WASHINGTON (AP) - The Pentagon is planning to shoot down a broken spy satellite expected to hit the Earth in early March, The Associated Press has learned.
U.S. officials said Thursday that the option preferred by the Bush administration will be to fire a missile from a U.S. Navy cruiser, and shoot down the satellite before it enters Earth's atmosphere.
The officials spoke on condition of anonymity because the options will not be publicly discussed until a later Pentagon briefing.
The disabled satellite is expected to hit the Earth the first week of March. Officials said the Navy would likely shoot it down before then, using a special missile modified for the task.
Other details about the missile and the targeting were not immediately available. But the decision involves several U.S. agencies, including the National Security Agency, the Department of Homeland Defense and the State Department.
Shooting down a satellite is particularly sensitive because of the controversy surrounding China's anti-satellite test last year, when Beijing shot down one of its defunct weather satellites, drawing immediate criticism from the U.S. and other countries.
A key concern at that time was the debris created by Chinese satellite's destruction—and that will also be a focus now, as the U.S. determines exactly when and under what circumstances to shoot down its errant satellite.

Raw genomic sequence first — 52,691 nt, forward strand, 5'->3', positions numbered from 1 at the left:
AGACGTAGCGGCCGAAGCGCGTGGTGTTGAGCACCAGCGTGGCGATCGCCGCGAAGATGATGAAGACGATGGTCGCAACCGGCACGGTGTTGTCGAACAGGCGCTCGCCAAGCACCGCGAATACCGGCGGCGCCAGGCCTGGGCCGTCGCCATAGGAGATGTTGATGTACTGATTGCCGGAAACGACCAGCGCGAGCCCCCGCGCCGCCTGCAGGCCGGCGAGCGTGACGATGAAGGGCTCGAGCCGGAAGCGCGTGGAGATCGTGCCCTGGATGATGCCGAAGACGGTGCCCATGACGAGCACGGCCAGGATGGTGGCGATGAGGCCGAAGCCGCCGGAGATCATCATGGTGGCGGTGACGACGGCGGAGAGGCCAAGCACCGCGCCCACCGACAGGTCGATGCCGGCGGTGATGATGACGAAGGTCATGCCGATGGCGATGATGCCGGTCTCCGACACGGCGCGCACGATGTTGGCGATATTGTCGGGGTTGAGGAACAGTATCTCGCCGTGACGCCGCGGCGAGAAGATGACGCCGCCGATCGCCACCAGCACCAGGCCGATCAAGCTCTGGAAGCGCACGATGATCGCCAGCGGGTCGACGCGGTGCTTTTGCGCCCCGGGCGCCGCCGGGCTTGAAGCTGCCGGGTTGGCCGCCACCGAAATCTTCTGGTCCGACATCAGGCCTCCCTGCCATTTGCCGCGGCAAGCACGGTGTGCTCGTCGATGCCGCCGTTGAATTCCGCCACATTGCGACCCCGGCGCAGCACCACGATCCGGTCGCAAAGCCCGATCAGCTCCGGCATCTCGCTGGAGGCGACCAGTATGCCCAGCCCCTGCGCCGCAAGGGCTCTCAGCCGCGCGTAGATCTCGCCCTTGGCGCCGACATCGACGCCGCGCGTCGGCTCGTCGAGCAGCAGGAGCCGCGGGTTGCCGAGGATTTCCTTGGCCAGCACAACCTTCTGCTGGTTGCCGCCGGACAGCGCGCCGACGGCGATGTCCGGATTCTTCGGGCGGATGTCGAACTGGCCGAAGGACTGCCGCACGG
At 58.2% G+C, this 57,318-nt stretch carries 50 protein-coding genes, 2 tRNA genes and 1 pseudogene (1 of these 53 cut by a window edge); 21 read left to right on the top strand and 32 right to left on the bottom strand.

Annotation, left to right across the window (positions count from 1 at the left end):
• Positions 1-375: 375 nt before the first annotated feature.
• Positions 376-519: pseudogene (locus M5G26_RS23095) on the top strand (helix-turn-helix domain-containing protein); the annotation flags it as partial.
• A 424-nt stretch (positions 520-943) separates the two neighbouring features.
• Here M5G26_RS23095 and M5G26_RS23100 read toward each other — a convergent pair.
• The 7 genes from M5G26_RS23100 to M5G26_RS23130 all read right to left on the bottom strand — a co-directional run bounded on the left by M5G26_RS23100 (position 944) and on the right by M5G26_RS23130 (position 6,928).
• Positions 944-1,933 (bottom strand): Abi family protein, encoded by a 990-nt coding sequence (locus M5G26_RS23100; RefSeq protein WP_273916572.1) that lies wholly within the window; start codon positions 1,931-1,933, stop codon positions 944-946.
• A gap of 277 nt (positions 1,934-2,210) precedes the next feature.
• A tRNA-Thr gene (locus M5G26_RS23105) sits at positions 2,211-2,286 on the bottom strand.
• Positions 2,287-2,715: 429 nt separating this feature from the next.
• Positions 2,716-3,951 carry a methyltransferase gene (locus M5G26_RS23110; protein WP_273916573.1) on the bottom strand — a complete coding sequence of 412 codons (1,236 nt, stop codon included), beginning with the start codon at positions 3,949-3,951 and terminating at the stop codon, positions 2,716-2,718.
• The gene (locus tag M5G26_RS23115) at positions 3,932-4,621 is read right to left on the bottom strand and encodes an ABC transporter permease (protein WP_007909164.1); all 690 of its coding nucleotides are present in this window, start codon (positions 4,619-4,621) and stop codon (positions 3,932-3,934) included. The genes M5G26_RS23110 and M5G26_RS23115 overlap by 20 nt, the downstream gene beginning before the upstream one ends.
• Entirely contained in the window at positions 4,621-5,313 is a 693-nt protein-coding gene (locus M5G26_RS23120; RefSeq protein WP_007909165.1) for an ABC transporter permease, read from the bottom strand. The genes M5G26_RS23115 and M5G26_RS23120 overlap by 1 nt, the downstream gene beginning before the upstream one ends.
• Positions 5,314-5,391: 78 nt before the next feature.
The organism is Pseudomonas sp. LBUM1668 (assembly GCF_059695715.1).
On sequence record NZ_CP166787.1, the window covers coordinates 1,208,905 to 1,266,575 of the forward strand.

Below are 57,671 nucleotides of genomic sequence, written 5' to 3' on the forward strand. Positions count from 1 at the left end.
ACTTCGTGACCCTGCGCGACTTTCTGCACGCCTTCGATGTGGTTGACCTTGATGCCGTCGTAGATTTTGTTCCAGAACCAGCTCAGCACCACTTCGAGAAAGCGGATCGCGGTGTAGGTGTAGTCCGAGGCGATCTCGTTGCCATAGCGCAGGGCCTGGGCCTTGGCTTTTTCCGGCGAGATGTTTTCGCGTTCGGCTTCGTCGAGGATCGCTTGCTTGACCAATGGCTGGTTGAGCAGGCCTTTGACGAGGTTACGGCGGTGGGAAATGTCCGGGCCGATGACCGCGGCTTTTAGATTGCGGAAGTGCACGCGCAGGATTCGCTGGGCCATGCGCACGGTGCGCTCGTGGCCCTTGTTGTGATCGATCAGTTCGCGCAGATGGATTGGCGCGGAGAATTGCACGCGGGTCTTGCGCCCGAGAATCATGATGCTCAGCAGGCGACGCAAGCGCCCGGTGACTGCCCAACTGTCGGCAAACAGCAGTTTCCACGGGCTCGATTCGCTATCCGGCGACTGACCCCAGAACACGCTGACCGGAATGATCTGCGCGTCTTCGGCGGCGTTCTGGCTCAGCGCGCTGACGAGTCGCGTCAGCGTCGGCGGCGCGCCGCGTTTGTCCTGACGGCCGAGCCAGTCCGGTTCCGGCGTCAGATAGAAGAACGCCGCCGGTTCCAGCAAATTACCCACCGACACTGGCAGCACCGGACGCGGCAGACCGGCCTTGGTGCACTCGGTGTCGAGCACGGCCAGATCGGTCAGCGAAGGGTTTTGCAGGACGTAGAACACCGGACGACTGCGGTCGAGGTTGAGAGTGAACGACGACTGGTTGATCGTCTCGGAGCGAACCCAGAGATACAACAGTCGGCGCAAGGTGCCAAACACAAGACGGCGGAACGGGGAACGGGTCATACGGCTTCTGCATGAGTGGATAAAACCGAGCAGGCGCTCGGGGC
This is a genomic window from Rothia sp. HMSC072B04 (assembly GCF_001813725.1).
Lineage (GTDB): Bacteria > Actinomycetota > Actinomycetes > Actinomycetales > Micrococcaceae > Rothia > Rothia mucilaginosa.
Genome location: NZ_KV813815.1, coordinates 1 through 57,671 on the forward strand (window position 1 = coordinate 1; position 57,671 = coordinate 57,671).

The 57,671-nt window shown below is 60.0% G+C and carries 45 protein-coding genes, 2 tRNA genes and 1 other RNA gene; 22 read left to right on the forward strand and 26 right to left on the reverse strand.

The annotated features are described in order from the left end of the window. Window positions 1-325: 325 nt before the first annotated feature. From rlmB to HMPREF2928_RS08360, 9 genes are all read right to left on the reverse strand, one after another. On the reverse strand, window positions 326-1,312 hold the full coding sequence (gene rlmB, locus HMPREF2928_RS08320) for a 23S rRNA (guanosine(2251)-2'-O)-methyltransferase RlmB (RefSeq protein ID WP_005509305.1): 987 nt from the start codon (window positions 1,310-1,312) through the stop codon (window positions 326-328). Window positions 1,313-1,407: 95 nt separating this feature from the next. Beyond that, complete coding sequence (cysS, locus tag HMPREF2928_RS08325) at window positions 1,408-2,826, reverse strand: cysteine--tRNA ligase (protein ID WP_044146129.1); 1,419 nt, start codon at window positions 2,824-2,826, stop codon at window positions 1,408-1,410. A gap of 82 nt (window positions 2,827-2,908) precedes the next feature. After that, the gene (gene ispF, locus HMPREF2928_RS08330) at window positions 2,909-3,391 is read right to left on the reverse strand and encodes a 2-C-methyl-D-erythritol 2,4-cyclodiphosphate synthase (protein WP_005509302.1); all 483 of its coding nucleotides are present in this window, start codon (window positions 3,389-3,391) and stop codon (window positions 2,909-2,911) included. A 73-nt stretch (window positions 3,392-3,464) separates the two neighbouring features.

The military will have to choose a time and a location that will avoid to the greatest degree any damage to other satellites in the sky. Also, there is the possibility that large pieces could remain, and either stay in orbit where they can collide with other satellites or possibly fall to Earth.
It is not known where the satellite will hit. But officials familiar with the situation say about half of the 5,000-pound spacecraft is expected to survive its blazing descent through the atmosphere and will scatter debris—some of it potentially hazardous—over several hundred miles. The officials spoke on condition of anonymity because of the sensitivity of the matter.
The satellite is outfitted with thrusters—small engines used to position it in space. They contain the toxic rocket fuel hydrazine, which can cause harm to anyone who contacts it.